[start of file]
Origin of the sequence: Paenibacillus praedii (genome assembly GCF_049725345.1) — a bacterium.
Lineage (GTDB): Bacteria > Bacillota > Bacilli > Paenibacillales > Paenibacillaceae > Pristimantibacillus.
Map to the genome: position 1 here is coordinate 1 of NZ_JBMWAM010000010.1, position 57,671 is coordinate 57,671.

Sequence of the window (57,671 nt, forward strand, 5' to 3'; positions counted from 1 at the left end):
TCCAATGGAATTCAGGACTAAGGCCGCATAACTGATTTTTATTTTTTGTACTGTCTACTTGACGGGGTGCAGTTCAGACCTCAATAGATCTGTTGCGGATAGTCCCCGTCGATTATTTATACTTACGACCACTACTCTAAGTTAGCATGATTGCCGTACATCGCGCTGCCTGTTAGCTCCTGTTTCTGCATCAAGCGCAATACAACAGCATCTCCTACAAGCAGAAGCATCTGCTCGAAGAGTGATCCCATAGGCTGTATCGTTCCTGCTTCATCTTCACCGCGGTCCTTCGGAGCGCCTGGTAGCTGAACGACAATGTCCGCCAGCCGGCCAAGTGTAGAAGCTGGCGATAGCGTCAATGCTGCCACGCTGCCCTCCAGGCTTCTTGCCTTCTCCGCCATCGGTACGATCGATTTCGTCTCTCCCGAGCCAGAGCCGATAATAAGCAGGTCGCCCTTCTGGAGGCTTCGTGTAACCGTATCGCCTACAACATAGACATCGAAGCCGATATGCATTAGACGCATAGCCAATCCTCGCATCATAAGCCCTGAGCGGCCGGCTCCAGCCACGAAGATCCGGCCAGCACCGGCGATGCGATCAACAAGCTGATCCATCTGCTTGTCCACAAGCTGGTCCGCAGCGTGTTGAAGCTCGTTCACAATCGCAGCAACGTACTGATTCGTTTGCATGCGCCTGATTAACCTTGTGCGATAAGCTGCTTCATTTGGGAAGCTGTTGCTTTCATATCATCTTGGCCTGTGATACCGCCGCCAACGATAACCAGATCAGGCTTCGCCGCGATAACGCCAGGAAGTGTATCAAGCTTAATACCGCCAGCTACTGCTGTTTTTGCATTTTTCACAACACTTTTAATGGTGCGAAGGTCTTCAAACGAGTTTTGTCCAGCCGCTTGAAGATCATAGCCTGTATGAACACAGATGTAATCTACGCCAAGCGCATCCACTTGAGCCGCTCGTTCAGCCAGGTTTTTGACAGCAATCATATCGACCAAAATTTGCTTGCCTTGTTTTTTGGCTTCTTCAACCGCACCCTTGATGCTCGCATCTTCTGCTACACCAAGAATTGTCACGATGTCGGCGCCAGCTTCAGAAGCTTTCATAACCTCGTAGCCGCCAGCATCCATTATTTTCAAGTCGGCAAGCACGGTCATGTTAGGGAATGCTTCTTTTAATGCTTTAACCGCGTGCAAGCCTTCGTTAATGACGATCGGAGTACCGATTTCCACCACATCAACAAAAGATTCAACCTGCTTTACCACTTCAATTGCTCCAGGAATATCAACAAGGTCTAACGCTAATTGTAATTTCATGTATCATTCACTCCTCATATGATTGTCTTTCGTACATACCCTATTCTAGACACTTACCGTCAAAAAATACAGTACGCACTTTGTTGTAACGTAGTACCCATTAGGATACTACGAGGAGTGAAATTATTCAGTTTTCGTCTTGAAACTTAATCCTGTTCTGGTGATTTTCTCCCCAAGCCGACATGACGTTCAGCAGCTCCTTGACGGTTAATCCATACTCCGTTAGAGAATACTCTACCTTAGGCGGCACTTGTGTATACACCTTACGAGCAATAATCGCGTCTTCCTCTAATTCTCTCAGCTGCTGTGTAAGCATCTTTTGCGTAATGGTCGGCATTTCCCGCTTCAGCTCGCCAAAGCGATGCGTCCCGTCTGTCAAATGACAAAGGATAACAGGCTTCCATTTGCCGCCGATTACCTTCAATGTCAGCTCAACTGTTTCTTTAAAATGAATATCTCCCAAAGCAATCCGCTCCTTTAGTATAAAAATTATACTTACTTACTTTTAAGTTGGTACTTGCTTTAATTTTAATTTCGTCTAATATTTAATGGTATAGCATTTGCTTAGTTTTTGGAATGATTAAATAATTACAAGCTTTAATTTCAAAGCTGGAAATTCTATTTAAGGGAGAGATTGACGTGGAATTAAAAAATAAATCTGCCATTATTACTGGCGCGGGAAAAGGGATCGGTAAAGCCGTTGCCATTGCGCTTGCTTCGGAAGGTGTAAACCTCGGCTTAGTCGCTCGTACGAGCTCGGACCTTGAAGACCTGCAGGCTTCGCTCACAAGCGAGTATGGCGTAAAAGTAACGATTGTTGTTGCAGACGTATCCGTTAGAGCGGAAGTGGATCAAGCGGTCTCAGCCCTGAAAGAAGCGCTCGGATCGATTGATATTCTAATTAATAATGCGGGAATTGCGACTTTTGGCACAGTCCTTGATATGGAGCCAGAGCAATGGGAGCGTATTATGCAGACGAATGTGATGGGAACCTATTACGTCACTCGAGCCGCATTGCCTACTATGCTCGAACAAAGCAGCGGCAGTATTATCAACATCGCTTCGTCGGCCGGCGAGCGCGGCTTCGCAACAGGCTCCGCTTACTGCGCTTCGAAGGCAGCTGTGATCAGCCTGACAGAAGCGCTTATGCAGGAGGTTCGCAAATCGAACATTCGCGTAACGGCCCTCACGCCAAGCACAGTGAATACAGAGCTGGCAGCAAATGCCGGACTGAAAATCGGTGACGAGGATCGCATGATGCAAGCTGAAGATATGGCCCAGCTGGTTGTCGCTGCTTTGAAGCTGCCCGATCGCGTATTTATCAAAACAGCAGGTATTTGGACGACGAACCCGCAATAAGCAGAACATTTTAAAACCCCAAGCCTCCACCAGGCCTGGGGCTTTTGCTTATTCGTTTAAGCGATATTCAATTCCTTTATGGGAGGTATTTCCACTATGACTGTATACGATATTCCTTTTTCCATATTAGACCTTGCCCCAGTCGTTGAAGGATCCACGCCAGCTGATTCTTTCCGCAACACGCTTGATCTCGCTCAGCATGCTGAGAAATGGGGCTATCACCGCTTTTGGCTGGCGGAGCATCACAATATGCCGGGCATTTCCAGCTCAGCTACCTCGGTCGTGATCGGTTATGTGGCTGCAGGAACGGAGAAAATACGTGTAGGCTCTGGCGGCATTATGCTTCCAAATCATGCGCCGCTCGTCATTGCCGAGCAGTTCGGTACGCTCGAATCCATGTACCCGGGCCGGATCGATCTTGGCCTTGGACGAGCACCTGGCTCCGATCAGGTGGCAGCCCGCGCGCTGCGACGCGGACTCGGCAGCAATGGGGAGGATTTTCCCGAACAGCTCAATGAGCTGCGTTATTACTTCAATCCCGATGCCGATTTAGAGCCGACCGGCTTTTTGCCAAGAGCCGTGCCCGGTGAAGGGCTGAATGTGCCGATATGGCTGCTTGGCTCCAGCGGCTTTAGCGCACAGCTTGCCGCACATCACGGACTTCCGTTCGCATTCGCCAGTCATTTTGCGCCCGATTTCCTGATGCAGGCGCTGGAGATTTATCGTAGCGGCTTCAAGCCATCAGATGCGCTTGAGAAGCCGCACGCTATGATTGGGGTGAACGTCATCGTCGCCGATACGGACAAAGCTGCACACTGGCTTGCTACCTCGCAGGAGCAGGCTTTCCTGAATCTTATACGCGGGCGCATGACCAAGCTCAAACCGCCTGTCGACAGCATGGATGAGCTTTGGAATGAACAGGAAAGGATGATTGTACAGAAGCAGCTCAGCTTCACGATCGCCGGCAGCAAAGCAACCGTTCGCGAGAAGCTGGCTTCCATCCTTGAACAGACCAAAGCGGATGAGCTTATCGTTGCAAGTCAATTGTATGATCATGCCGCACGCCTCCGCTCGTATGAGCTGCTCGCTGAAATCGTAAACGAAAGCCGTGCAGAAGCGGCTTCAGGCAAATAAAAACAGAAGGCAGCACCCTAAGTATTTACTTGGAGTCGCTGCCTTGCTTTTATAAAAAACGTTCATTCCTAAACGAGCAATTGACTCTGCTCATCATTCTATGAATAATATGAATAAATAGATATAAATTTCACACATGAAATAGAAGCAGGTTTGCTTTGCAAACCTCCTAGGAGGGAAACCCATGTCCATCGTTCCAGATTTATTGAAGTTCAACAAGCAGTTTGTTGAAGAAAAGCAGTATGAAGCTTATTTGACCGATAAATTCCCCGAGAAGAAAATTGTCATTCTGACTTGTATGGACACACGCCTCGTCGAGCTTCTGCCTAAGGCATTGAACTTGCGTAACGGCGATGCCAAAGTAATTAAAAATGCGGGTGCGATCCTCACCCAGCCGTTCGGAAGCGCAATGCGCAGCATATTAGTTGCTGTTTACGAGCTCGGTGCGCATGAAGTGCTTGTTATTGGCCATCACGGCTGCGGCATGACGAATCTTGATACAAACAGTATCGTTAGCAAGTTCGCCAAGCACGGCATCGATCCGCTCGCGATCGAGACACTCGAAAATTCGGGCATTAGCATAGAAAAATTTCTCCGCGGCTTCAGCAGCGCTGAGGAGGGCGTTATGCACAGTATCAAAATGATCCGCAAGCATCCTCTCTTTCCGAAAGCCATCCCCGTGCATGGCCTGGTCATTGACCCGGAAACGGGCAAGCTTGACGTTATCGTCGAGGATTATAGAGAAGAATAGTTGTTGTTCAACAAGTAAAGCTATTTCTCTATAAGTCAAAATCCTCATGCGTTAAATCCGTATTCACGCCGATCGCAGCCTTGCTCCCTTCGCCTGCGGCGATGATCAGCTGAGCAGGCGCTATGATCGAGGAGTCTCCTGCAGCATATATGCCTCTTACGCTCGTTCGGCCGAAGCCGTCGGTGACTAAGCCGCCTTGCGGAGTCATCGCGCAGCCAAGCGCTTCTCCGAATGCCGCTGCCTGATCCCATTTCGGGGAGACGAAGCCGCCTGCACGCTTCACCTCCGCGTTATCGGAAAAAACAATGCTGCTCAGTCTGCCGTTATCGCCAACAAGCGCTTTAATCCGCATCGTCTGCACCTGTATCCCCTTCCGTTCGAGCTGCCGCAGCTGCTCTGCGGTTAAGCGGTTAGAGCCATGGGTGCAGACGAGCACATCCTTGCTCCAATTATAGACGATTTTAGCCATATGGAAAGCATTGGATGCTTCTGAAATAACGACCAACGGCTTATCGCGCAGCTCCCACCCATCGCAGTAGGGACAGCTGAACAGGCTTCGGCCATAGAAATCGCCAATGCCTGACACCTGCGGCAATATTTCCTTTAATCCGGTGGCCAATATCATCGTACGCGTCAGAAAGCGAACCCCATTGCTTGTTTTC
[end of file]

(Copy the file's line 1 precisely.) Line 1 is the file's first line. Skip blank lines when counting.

Origin of the sequence: Paenibacillus praedii (genome assembly GCF_049725345.1) — a bacterium.